Description . Our adenovirus-based vaccine technology is the first vaccine to our knowledge that uses human cells as the expression system for an outer membrane protein from extracellular bacteria, using the adjuvant properties of a viral vector. This is innovative as bacterial outer membrane proteins might not be expected to fold properly or to undergo the correct post-translational modifications in a mammalian cell, and our findings with a MenB antigen are innovative and promising. 
Type Of Material Technology assay or reagent 
Provided To Others? No  
Impact Progress to GMP for phase I study 
 
Description BP project 
Organisation National Institute for Biological Standards and Control (NIBSC)
Country United Kingdom 
Sector Public 
PI Contribution Concept, design and production of novel vaccine candidates against BP
Collaborator Contribution Expertise in measuring immune response to BP vaccines, and efficacy in models
Impact Application for joint D.Phil studentship
Start Year 2016
 
Description Collaboration for development of novel Q fever vaccine 
Organisation Massachusetts General Hospital
Country United States 
Sector Hospitals 
PI Contribution Exoertise in preclinical vaccine development, previous data demonstrating the suitability of the vaccine platform and expertise
Collaborator Contribution Antiegn design and funding to develop a novel vaccine candidate against Q fever
Impact Results are used for a grant application with DTRA to progress the vaccine candidate to clinical development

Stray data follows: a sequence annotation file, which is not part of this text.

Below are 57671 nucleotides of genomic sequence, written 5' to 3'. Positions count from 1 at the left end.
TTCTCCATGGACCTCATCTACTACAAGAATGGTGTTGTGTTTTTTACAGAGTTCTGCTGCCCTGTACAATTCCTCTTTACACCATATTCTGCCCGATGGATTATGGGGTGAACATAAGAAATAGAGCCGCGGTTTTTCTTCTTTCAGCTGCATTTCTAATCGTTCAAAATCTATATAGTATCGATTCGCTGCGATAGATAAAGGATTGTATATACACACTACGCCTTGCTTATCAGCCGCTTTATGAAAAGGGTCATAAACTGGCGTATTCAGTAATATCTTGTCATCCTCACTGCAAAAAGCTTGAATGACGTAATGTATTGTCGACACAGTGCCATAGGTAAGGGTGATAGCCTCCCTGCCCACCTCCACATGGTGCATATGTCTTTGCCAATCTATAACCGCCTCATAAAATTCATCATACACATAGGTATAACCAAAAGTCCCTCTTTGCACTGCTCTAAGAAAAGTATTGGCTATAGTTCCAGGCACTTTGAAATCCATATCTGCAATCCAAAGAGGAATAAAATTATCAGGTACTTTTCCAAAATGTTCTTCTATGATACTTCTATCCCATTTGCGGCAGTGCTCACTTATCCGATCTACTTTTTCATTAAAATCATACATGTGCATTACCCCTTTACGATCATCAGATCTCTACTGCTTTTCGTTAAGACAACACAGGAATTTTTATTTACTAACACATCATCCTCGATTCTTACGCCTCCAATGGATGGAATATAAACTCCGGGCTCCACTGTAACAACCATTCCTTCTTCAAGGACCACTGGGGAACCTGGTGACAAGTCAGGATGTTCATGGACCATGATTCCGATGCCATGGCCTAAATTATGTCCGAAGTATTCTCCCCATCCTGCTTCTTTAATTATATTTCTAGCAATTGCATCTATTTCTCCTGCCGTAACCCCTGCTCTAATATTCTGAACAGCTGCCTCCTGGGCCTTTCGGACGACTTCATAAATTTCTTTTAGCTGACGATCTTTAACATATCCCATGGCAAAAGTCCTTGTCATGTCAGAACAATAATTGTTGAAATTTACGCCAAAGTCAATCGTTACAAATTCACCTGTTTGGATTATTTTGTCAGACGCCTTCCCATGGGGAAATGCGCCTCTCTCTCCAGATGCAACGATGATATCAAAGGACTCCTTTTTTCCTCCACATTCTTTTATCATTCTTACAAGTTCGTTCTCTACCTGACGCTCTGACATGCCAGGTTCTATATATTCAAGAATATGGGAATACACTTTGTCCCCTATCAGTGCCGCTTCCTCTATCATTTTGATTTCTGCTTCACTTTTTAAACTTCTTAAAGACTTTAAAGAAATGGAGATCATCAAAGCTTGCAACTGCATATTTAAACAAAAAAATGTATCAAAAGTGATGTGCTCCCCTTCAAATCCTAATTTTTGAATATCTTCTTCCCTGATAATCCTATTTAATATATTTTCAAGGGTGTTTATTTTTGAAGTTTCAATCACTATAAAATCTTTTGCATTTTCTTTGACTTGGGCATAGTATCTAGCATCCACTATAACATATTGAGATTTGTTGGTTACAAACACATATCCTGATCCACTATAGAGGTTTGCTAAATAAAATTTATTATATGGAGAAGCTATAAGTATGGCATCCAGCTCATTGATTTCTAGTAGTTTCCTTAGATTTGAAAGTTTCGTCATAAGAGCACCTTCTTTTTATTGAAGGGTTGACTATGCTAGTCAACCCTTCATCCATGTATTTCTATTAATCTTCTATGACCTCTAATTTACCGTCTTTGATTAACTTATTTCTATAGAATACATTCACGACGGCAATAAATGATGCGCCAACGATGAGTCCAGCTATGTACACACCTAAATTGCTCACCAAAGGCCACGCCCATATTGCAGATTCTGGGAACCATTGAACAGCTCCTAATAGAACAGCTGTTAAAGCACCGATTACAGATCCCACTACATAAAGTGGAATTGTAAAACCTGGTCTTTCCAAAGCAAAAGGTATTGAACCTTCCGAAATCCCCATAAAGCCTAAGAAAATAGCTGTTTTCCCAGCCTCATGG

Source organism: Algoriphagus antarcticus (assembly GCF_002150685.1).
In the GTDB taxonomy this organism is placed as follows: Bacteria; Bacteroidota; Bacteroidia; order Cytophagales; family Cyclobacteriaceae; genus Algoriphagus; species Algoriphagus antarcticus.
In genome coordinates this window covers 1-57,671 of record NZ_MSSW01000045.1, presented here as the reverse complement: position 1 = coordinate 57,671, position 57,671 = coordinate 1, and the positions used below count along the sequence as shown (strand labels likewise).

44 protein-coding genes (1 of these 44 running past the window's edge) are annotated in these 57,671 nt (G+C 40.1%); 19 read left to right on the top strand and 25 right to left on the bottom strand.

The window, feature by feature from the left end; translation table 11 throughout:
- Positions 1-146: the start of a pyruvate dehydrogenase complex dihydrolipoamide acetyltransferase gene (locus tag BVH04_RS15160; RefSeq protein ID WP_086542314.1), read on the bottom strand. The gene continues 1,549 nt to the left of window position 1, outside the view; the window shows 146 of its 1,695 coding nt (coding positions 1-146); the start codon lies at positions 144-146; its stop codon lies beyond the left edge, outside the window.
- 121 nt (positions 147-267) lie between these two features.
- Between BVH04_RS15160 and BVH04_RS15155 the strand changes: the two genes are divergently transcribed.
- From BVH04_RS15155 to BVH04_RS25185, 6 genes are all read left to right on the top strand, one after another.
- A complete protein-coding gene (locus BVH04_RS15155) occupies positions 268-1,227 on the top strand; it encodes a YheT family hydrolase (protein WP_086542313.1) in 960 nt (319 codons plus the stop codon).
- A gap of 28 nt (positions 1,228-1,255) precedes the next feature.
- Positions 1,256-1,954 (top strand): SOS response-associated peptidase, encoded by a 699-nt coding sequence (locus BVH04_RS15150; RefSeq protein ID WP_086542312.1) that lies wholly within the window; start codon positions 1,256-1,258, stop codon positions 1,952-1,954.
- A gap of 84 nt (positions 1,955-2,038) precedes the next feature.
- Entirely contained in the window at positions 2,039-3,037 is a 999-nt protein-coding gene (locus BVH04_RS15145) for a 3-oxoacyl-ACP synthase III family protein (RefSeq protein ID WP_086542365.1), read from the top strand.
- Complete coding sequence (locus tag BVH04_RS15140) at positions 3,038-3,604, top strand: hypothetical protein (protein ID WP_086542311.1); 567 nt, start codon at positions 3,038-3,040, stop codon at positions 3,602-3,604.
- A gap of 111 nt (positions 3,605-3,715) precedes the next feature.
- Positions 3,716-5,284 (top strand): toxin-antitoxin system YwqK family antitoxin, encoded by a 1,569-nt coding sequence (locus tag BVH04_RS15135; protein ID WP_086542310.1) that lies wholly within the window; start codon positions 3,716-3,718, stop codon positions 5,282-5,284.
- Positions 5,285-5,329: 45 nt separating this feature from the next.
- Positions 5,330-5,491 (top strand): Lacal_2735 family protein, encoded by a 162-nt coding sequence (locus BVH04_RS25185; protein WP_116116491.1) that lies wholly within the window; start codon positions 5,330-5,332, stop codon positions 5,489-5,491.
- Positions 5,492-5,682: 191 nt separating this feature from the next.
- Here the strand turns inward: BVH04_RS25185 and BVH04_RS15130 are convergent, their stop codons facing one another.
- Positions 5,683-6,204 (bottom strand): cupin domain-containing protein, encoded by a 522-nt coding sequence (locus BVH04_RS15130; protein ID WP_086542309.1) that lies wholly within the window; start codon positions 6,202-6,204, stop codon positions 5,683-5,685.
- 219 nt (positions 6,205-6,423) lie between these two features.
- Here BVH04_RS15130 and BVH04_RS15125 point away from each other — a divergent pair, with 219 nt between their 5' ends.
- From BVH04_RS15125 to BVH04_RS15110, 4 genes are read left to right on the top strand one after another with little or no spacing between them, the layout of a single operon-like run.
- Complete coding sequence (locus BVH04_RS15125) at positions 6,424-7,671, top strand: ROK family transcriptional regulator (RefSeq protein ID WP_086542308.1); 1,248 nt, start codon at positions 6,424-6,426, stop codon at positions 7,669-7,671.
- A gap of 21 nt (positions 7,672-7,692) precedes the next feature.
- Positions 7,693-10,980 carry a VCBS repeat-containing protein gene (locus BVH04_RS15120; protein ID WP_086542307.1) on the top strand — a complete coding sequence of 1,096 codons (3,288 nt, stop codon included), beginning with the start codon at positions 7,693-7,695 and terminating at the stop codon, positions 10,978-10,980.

Start Year 2017
 
Description Collaboration for new B. pertussis vaccine development 
Organisation Radboud University Nijmegen Medical Center
Country Netherlands 
Sector Academic/University 
PI Contribution Base on our experience, we propose a similar program of research into novel vaccine development against another bacterial specie (B. pertussis). WE are bringing the use of viral vector and expertise in preclinical vaccine development
Collaborator Contribution The partner is bringing his expertise in B. pertussis immunology and also a selection of potential antigen targets.
Impact We have established a CDA
Start Year 2019
 
Description Collaboration on vaccine development against Coxiella 
Organisation Massachusetts General Hospital
Country United States 
Sector Hospitals 
PI Contribution Expertise in vaccine development against bacterial species, and in preclinical vacinology
Collaborator Contribution The partner designed the project, obtained funding, designed novel antigen targets and leads the scientific development with multiple partners
Impact Too early in the research
Start Year 2018
 
Description Collaboration on vaccine development against another Neisseria specie 
Organisation University of Oxford
Country United Kingdom 
Sector Academic/University 
PI Contribution Our experience in Neisseria meningitidis vaccine development and in working with a Neisseria specie in the laboratory (design, production, immunogenicity studies in animals and analysis of protective effect, outer membrane production)
Collaborator Contribution The partner Prof. C M designed and conceived a project, secrued funding and led further grant applications.
Impact Grant application to Bactivac, successful Grant application to Welcome trust, result pending
Start Year 2018
 
Description Improvement of antigen design 
Organisation Children's Hospital Oakland Research Institute (CHORI)
Country United States 
Sector Hospitals 
PI Contribution Confidential
Collaborator Contribution Confidential
Impact Confidential
Start Year 2014
 
Description Providing standards 
Organisation National Institute for Biological Standards and Control (NIBSC)
Country United Kingdom 
Sector Public 
PI Contribution Capacity and running of a clinical trial on meningococcal vaccines
Collaborator Contribution Proposed and support judicious addition to a clinical trial
Impact In progress, multi-disciplinary (immunology, assay development and standardisation)
Start Year 2017
 
Description Public health England for YP project 
Organisation Public Health England
Department Public Health England Porton Down